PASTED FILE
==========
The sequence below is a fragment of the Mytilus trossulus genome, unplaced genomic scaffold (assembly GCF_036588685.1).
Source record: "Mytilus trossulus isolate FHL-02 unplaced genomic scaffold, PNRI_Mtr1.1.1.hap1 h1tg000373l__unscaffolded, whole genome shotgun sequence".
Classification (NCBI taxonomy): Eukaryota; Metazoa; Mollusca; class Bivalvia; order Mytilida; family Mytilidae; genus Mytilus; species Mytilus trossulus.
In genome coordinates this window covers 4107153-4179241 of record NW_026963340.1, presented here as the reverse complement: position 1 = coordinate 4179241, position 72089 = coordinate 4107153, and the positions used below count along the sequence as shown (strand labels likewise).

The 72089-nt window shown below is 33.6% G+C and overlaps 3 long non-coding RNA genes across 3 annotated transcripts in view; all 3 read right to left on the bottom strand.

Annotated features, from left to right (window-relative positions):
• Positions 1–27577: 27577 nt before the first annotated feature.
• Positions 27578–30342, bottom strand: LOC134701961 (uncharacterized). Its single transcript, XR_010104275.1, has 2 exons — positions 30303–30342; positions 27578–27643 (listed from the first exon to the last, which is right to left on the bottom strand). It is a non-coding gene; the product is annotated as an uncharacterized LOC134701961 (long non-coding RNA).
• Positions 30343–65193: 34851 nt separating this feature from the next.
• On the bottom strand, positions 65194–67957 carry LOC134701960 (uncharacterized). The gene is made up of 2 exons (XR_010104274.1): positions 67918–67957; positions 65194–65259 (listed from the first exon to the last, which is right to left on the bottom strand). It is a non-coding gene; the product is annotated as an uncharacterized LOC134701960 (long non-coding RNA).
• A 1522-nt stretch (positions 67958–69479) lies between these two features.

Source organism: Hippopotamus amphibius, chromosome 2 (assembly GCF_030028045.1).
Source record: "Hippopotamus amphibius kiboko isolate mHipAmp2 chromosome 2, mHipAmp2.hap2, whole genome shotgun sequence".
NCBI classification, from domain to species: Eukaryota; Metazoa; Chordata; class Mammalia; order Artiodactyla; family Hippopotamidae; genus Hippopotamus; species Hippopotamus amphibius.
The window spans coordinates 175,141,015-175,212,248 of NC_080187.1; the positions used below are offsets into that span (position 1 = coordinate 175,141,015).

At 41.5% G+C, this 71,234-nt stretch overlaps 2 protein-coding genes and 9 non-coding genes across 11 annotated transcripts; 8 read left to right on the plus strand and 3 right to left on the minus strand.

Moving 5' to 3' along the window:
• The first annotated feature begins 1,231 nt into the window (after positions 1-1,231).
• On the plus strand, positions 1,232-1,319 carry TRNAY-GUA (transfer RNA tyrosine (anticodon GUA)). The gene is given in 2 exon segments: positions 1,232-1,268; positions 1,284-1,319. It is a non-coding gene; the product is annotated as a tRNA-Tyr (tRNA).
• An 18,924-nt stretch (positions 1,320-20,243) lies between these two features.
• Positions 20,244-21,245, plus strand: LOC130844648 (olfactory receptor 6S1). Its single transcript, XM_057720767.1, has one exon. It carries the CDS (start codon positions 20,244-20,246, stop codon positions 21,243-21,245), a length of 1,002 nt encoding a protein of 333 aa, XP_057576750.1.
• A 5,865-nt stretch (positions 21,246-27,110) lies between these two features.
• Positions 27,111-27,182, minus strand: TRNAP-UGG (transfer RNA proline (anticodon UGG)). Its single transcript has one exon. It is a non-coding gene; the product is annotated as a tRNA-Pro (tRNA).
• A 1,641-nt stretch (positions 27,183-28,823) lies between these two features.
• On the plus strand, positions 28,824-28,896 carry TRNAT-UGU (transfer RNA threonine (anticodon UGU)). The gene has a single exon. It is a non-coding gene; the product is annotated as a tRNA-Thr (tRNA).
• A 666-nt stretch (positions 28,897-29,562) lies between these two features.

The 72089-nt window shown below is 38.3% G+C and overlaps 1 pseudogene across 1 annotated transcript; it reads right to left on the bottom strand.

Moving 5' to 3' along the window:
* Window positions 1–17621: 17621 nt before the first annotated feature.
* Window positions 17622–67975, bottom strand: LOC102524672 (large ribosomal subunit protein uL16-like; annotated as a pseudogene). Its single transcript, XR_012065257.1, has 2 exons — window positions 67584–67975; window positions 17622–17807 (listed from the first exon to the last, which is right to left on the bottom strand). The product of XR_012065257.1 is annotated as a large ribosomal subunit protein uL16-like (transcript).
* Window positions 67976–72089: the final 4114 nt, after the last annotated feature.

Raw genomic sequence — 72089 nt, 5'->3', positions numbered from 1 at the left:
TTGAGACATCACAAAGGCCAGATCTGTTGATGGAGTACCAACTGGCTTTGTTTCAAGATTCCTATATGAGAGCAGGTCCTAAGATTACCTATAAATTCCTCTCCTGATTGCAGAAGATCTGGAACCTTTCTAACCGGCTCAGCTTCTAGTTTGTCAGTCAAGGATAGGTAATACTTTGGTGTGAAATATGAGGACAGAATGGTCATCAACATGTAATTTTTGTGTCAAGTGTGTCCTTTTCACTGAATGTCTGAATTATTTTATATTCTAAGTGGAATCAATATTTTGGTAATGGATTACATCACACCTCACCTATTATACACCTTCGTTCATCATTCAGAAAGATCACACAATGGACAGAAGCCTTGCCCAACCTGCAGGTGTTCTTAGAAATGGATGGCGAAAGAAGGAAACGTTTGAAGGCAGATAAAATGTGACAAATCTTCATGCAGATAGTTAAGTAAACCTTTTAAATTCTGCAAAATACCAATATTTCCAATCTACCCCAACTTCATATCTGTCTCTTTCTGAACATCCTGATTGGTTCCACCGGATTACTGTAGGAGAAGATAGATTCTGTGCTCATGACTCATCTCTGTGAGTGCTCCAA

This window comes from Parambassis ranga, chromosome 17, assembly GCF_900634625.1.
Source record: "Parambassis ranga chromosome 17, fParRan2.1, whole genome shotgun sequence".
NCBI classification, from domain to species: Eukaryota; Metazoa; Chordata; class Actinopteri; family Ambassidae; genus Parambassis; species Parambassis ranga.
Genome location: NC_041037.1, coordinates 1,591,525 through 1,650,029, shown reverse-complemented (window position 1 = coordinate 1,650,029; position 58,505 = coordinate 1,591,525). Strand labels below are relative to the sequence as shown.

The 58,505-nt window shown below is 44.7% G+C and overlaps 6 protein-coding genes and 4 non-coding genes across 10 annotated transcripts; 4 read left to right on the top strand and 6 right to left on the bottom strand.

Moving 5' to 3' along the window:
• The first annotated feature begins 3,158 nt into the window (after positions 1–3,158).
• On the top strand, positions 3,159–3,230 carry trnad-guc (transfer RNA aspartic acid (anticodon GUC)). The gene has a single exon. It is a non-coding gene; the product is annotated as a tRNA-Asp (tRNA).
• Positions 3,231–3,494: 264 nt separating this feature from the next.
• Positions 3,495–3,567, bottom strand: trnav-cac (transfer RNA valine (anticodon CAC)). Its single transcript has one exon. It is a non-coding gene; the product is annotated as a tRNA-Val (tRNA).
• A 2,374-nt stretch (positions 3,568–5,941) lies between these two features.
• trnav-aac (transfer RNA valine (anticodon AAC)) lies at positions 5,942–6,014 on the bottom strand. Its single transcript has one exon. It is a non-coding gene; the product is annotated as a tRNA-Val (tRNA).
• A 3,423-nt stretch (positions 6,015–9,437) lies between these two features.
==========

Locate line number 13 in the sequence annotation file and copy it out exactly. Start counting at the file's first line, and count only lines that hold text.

Source record: "Hippopotamus amphibius kiboko isolate mHipAmp2 chromosome 2, mHipAmp2.hap2, whole genome shotgun sequence".